The Rampant Evils of Drunk Driving

Drinking alcohol can negatively impact your body, leading to certain cancers and heart problems. This is true even when alcohol is consumed in moderation. However, the real dangers arise when people under the influence of alcohol decide to get behind the wheel. Drunk drivers not only endanger their own lives, they put everyone else on the road at serious risk of harm too. Countless drunk driving accident victims have turned to experienced DUI lawyers at Pintas & Mullins Law Firm to help them recover for their injuries.

Drunk driving accidents not only bring about shame and punishment for the driver, they also cause grief for the loved ones of the victim. Taking a firm stand against alcohol and driving can hopefully make America’s roads safer.

The story of Melissa Stegner shows how one teen is doing her part to fight against underage drinking and drunk driving.

Just after Christmas of 2007, Stegner, now 17-years-old, lost her father and brother when the Chrysler minivan they were traveling in was hit head-on by a Cadillac Escalade SUV. The driver was not only drunk, but also a repeat offender. The two died on the spot. Rather than direct her anguish toward the driver who took her loved ones away, Stegner decided to devote her energies to campaign against drunken driving.

Her mission has extended around the country, into courtrooms, and national conferences such as Mothers Against Drunk Driving. Stegner is now a prominent Power of You(th) member of MADD and a growing positive influence among teens.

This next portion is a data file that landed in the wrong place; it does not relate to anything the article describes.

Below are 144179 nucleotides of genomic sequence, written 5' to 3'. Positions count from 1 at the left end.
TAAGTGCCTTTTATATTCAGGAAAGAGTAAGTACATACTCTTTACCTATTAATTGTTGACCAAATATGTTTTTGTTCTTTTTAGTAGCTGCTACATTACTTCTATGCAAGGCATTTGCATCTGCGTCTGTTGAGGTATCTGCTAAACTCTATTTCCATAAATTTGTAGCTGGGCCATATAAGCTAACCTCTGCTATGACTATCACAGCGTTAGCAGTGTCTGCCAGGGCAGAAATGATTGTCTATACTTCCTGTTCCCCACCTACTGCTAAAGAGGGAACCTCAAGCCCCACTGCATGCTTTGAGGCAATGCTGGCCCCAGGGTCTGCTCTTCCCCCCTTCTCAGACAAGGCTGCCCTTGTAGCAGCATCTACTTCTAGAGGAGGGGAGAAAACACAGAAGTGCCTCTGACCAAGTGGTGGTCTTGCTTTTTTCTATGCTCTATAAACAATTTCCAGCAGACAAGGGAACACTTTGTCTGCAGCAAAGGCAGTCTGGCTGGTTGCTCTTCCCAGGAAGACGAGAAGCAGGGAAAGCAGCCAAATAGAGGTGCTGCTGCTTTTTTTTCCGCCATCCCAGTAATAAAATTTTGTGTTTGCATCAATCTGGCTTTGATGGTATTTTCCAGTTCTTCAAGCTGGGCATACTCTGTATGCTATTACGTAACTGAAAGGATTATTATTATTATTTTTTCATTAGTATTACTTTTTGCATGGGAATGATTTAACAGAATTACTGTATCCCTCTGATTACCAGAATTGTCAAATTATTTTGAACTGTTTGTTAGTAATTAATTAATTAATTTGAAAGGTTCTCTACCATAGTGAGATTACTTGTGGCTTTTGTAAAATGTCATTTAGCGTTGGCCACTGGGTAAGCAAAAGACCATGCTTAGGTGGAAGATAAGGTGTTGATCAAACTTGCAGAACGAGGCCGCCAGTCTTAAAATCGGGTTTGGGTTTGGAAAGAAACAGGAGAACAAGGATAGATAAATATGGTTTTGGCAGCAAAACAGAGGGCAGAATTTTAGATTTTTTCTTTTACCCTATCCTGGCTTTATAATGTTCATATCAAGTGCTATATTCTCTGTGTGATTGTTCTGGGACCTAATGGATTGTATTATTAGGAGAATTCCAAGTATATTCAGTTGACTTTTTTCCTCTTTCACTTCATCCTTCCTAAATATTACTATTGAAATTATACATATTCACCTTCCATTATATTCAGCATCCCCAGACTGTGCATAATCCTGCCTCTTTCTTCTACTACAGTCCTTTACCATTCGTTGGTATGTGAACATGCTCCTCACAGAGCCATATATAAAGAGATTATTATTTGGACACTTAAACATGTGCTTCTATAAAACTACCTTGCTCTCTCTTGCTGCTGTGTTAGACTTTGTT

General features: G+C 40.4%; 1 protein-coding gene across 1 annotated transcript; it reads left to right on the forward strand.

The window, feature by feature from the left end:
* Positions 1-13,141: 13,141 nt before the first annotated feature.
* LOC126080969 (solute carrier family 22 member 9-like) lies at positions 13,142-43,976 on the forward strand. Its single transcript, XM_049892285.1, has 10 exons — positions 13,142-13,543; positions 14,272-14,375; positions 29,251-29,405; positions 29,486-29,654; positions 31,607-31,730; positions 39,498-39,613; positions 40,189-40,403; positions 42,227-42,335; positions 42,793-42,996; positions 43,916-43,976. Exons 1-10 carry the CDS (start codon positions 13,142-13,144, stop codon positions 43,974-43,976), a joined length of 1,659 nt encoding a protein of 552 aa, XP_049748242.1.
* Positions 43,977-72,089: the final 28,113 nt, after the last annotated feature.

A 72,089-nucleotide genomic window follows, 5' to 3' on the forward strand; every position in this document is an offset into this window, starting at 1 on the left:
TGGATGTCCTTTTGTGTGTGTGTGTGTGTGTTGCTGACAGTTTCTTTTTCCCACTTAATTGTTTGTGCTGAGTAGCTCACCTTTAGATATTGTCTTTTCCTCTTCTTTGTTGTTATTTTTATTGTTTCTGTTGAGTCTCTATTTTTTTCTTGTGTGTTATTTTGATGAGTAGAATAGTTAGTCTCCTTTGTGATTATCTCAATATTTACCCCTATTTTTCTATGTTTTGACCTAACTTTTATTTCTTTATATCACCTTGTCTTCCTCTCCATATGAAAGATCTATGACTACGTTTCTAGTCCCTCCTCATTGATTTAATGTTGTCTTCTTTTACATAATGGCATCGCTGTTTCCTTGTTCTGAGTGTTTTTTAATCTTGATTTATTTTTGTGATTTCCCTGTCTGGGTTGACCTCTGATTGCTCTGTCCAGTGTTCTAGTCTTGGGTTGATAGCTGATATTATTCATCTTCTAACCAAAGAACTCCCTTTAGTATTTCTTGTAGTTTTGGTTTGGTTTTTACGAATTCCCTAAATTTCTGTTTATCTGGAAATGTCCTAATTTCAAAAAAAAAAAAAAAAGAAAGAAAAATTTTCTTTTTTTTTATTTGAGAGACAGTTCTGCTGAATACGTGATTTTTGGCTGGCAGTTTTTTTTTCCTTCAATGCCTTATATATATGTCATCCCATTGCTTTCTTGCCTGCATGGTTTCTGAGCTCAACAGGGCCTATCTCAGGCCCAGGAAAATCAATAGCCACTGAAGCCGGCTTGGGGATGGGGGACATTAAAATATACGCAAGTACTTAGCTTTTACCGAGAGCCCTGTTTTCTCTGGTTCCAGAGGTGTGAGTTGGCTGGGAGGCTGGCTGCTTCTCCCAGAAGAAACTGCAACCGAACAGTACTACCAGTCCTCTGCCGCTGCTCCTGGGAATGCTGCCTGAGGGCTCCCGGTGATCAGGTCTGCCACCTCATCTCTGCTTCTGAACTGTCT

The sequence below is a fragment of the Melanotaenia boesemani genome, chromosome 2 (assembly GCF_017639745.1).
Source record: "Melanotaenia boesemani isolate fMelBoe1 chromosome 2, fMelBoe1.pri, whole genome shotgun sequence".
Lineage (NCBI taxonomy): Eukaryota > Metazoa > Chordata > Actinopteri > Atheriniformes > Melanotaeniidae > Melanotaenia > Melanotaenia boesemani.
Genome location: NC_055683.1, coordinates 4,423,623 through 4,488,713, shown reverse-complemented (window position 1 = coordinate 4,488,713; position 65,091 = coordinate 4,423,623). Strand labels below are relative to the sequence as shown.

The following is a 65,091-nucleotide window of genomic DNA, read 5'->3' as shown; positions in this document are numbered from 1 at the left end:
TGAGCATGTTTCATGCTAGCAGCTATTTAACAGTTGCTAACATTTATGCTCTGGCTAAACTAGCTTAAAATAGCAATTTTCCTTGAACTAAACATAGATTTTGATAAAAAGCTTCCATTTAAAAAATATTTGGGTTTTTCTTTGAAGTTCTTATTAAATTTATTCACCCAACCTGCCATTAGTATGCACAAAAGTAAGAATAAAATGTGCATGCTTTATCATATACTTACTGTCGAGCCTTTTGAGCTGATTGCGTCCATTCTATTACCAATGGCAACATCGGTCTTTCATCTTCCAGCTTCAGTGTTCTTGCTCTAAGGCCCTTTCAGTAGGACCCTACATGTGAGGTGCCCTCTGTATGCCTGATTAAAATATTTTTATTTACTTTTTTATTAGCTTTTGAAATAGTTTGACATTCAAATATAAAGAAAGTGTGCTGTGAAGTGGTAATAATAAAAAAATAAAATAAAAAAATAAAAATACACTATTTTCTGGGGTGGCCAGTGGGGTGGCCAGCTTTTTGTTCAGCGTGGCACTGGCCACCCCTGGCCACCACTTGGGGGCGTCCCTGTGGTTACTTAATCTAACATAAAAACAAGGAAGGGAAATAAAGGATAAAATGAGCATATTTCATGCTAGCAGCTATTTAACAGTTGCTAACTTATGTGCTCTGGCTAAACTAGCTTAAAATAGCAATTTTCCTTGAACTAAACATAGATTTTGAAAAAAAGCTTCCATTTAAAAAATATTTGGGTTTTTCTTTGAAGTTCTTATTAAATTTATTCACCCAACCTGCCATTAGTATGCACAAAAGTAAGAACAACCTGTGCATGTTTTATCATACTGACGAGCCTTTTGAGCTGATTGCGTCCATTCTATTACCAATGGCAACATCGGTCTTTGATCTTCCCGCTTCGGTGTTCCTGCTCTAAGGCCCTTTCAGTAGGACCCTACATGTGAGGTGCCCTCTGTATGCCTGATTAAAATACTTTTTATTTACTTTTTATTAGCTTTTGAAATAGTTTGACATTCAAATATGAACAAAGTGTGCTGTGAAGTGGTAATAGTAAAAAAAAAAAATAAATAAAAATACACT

Organizations such as MADD can play a powerful role in molding teens and encouraging them to avoid bad behaviors. In fact, parents and peers can make just as much of an impact, if not more, on a teen than warnings and laws against underage drinking and driving.

As a whole, teens seem to be making positive decisions. In fact, according to a report by the CDC (Centers for Disease Control and Prevention), the past two decades have seen teen drinking and driving go down about 54%. Nearly ninety percent of high school students claim that they don’t drive while drunk.

However, teens are still extremely vulnerable to the dangers of drunk driving. Statistics show that in 2011, high school students consumed alcohol and drove at least 2.4 million times. Even more disturbing is the fact that these young drivers are at least 17 times more likely to lose their lives in a drunk driving crash than older adults.

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